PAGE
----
Commuter testing not required
Donovan Wilson – Reporter
As COVID-19 numbers begin to rise once again, Southern remains one of the only major colleges in the state that still does not test its commuters.
The University has been testing students randomly each week for COVID-19. Other college campuses that have on-ground students have also been conducting randomize testing of students. While most of those colleges test a certain amount of the entire population of their school, Southern has been testing mainly residential students. There has not been any testing targeted towards commuters as a general group.
“Our screening testing has been of the residential population of the campus, testing about 25 percent a week,” said Dr. Jules Tetreault, the Associate Vice President of Student Affairs and the Dean of Students.
There are separate population subsets of the overall campus population that are being tested besides the general residential population, just not those who are commuting. All nurses and athletes engaging in practices are scheduled for tests. Faculty and staff and coaches have also been getting tested by the school.
Residential students have been the main focus. The university feels they provide the biggest threat towards creating a spread. All of those students live amongst each other in a communal setting, making it harder to strictly follow preventative guidelines. Which can lead to a spread if not carefully monitored. It is also felt by the school that they have been adhering to state guidelines.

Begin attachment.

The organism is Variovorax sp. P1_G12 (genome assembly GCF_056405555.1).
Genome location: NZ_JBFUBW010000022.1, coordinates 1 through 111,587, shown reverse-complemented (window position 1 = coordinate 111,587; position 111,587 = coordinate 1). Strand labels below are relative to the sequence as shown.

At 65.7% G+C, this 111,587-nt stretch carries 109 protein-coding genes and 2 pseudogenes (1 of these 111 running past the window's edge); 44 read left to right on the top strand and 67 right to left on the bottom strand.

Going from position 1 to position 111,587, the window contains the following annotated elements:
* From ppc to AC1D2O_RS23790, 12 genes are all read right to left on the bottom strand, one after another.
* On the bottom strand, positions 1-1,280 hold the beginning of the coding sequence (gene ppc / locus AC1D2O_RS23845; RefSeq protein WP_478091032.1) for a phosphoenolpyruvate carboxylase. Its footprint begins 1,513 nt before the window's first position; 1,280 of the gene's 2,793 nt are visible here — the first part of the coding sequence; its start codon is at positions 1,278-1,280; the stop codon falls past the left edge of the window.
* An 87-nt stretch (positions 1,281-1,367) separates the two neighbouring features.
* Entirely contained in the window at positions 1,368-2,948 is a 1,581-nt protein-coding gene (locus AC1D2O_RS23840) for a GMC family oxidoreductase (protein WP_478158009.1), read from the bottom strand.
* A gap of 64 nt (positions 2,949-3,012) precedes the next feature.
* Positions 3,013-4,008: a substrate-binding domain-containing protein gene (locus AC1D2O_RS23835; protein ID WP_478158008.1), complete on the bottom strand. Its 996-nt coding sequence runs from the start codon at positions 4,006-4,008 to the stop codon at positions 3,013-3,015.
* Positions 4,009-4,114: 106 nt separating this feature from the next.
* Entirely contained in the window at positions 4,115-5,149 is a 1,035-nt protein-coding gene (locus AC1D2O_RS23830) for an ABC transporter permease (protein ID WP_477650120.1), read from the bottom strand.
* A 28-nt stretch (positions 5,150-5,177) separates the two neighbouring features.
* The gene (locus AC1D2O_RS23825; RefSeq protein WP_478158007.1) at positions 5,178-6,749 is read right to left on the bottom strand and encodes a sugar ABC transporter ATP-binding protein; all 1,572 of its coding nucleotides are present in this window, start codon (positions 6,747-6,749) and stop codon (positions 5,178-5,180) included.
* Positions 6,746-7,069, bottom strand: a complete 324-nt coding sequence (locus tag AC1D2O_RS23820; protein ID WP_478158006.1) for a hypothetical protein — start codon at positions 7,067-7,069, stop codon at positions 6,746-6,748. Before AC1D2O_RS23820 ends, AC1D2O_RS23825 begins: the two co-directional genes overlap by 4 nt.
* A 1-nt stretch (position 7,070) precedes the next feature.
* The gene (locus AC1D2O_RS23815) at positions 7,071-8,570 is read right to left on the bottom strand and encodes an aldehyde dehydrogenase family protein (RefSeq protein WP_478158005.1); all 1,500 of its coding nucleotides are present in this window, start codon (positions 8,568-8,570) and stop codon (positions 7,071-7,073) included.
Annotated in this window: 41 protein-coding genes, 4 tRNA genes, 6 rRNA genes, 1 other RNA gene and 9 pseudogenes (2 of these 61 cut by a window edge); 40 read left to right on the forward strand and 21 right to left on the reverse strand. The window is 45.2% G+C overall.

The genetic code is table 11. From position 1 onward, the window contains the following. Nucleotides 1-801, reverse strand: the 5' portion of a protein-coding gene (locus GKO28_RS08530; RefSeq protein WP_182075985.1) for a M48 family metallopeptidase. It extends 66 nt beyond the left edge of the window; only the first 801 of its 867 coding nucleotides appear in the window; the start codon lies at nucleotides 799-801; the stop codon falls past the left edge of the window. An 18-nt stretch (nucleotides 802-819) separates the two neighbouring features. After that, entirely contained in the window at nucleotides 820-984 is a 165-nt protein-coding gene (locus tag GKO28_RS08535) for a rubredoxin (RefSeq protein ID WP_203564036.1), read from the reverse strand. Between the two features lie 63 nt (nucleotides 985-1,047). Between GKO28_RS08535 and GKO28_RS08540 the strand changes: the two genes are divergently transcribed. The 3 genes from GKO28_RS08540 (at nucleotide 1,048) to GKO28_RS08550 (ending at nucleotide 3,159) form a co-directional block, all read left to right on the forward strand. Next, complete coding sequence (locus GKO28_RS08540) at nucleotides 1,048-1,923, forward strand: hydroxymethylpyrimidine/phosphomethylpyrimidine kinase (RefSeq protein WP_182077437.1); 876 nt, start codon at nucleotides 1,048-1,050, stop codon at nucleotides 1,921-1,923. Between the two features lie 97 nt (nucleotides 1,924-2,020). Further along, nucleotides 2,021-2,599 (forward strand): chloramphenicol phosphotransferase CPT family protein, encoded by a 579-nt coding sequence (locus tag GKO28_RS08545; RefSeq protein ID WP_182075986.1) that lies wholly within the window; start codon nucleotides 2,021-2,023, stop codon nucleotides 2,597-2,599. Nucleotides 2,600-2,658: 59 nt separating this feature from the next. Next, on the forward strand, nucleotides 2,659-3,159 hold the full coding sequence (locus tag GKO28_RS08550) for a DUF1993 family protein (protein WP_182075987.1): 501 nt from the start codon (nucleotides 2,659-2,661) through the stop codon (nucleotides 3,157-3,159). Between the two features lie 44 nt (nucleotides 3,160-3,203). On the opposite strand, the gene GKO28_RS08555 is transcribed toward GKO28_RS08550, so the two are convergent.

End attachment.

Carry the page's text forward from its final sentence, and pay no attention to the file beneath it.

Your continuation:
According to the Connecticut State Colleges and Universities higher education subcommittees’ update on COVID-19 testing on campuses; “Given these criteria, it has been determined that residential students and residence hall directors are subject to testing. No other faculty, staff or commuter students are required to be tested.”
According to guidelines set by the state, Southern has been entirely compliant whilst also not doing the bare minimum. The decision to test commuters is left up to the indiviual instituitons. They do not deem it something to worry about on campus here.
“At this given point it’s hard for me to say if I will change our plan going forward. There is no blueprint,” said Tetreault.
COVID-19 is an ever-changing situation in this country. Numbers could be at an all-time low in a week and then at an all-time high in a month; therefore, it is hard to determine what could happen to the campuse’s testing guidelines. They could become stricter in event of an increase or looser in event of a downtick.
Tetrault has determined that Southern has had a very successful semester in terms of COVID-19 numbers. As of this point in the semester, with the results that have been yielded, he does not think now is a time to change gears on the current plan. However, he also says he has no way of predicting what the case will be next semester.
“When we get notice of a positive case, we find out who they’ve been in contact with,” said Emily Rosenthal, head of the university’s COVID-19 contact tracing team.
While the campus does not have mandatory testing for commuters, they do find out where a commuter has been if they report a case. However, there are protocols within the classrooms like mandatory masking, disinfecting of stations and social distancing that are designed to stop the spread of an unmonitored commuter case.
With so many guidelines already in place, Tetreault said there is nothing for the campus to worry about in regards to the current testing procedure.
Photo credit: Jessica Guerrucci